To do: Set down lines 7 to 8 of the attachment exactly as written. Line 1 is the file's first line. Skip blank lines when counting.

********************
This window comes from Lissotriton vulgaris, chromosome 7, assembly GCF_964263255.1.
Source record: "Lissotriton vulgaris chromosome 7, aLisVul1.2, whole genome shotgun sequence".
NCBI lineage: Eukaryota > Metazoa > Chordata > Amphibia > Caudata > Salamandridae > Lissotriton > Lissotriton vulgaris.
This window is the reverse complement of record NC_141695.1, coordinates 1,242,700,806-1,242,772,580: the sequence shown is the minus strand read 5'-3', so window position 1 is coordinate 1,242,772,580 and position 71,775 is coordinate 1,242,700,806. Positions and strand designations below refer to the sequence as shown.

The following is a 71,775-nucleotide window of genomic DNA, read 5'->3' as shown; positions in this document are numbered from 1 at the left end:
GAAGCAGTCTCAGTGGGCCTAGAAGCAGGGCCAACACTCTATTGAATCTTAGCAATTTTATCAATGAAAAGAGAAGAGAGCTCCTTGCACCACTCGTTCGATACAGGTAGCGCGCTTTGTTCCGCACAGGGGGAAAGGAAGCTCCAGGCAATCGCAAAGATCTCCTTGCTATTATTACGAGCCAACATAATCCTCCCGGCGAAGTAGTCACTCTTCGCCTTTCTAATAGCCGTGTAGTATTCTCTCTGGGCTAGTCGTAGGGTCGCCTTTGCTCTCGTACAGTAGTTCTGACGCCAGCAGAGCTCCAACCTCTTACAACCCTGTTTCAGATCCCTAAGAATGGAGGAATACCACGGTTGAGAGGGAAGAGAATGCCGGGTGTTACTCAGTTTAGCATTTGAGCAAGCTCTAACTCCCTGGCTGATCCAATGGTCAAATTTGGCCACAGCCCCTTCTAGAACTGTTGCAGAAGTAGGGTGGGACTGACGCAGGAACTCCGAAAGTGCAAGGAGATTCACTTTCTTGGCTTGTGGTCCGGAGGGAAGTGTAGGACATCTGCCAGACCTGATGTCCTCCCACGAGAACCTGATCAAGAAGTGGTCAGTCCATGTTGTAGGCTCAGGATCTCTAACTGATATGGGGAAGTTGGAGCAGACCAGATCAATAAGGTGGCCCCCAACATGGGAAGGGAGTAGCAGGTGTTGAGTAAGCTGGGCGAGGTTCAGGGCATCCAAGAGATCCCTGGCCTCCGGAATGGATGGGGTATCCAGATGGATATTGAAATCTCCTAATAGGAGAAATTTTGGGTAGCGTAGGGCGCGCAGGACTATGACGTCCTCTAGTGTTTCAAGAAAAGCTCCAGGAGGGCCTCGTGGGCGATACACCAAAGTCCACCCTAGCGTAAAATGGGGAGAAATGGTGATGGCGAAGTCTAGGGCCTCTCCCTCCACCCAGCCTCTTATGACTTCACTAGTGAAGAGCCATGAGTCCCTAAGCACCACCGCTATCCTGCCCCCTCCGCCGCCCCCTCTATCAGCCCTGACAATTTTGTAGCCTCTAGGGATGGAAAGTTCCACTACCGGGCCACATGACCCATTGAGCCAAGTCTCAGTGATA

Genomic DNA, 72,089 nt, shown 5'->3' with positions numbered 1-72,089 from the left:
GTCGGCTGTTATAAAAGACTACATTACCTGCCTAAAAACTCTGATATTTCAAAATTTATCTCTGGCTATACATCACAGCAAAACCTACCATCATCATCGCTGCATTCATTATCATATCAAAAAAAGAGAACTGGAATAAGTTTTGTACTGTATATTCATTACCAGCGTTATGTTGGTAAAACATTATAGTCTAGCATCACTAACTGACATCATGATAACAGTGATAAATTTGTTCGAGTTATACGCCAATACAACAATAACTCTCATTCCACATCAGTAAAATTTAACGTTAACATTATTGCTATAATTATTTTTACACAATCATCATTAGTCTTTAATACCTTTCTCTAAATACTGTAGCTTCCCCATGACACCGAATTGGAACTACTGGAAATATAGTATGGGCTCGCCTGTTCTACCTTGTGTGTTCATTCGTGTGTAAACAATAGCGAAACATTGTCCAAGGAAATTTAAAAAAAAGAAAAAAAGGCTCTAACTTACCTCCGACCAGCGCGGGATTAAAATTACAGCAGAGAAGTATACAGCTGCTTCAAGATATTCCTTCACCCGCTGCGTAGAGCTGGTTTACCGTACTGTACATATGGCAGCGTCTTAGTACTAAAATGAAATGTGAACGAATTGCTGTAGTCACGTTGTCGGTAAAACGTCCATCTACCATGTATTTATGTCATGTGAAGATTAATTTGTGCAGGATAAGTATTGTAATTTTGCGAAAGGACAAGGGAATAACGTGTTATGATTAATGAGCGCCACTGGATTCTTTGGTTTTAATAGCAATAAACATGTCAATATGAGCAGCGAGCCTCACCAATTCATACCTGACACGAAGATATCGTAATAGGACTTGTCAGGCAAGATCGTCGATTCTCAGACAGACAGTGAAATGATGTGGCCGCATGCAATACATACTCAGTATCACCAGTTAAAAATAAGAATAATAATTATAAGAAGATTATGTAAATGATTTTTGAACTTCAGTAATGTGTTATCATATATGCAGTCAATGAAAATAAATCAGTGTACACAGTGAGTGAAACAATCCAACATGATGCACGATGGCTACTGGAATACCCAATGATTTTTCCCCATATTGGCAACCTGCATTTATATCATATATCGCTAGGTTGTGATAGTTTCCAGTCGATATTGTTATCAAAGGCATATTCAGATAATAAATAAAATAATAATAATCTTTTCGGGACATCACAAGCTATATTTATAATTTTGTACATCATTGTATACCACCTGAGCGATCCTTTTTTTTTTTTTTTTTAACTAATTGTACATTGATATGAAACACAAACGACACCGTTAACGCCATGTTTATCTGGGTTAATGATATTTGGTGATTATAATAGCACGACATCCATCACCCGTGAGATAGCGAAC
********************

Genomic DNA, 72,089 nt, shown 5'->3' with positions numbered 1-72,089 from the left:
GTCGGCTGTTATAAAAGACTACATTACCTGCCTAAAAACTCTGATATTTCAAAATTTATCTCTGGCTATACATCACAGCAAAACCTACCATCATCATCGCTGCATTCATTATCATATCAAAAAAAGAGAACTGGAATAAGTTTTGTACTGTATATTCATTACCAGCGTTATGTTGGTAAAACATTATAGTCTAGCATCACTAACTGACATCATGATAACAGTGATAAATTTGTTCGAGTTATACGCCAATACAACAATAACTCTCATTCCACATCAGTAAAATTTAACGTTAACATTATTGCTATAATTATTTTTACACAATCATCATTAGTCTTTAATACCTTTCTCTAAATACTGTAGCTTCCCCATGACACCGAATTGGAACTACTGGAAATATAGTATGGGCTCGCCTGTTCTACCTTGTGTGTTCATTCGTGTGTAAACAATAGCGAAACATTGTCCAAGGAAATTTAAAAAAAAGAAAAAAAGGCTCTAACTTACCTCCGACCAGCGCGGGATTAAAATTACAGCAGAGAAGTATACAGCTGCTTCAAGATATTCCTTCACCCGCTGCGTAGAGCTGGTTTACCGTACTGTACATATGGCAGCGTCTTAGTACTAAAATGAAATGTGAACGAATTGCTGTAGTCACGTTGTCGGTAAAACGTCCATCTACCATGTATTTATGTCATGTGAAGATTAATTTGTGCAGGATAAGTATTGTAATTTTGCGAAAGGACAAGGGAATAACGTGTTATGATTAATGAGCGCCACTGGATTCTTTGGTTTTAATAGCAATAAACATGTCAATATGAGCAGCGAGCCTCACCAATTCATACCTGACACGAAGATATCGTAATAGGACTTGTCAGGCAAGATCGTCGATTCTCAGACAGACAGTGAAATGATGTGGCCGCATGCAATACATACTCAGTATCACCAGTTAAAAATAAGAATAATAATTATAAGAAGATTATGTAAATGATTTTTGAACTTCAGTAATGTGTTATCATATATGCAGTCAATGAAAATAAATCAGTGTACACAGTGAGTGAAACAATCCAACATGATGCACGATGGCTACTGGAATACCCAATGATTTTTCCCCATATTGGCAACCTGCATTTATATCATATATCGCTAGGTTGTGATAGTTTCCAGTCGATATTGTTATCAAAGGCATATTCAGATAATAAATAAAATAATAATAATCTTTTCGGGACATCACAAGCTATATTTATAATTTTGTACATCATTGTATACCACCTGAGCGATCCTTTTTTTTTTTTTTTTTAACTAATTGTACATTGATATGAAACACAAACGACACCGTTAACGCCATGTTTATCTGGGTTAATGATATTTGGTGATTATAATAGCACGACATCCATCACCCGTGAGATAGCGAAC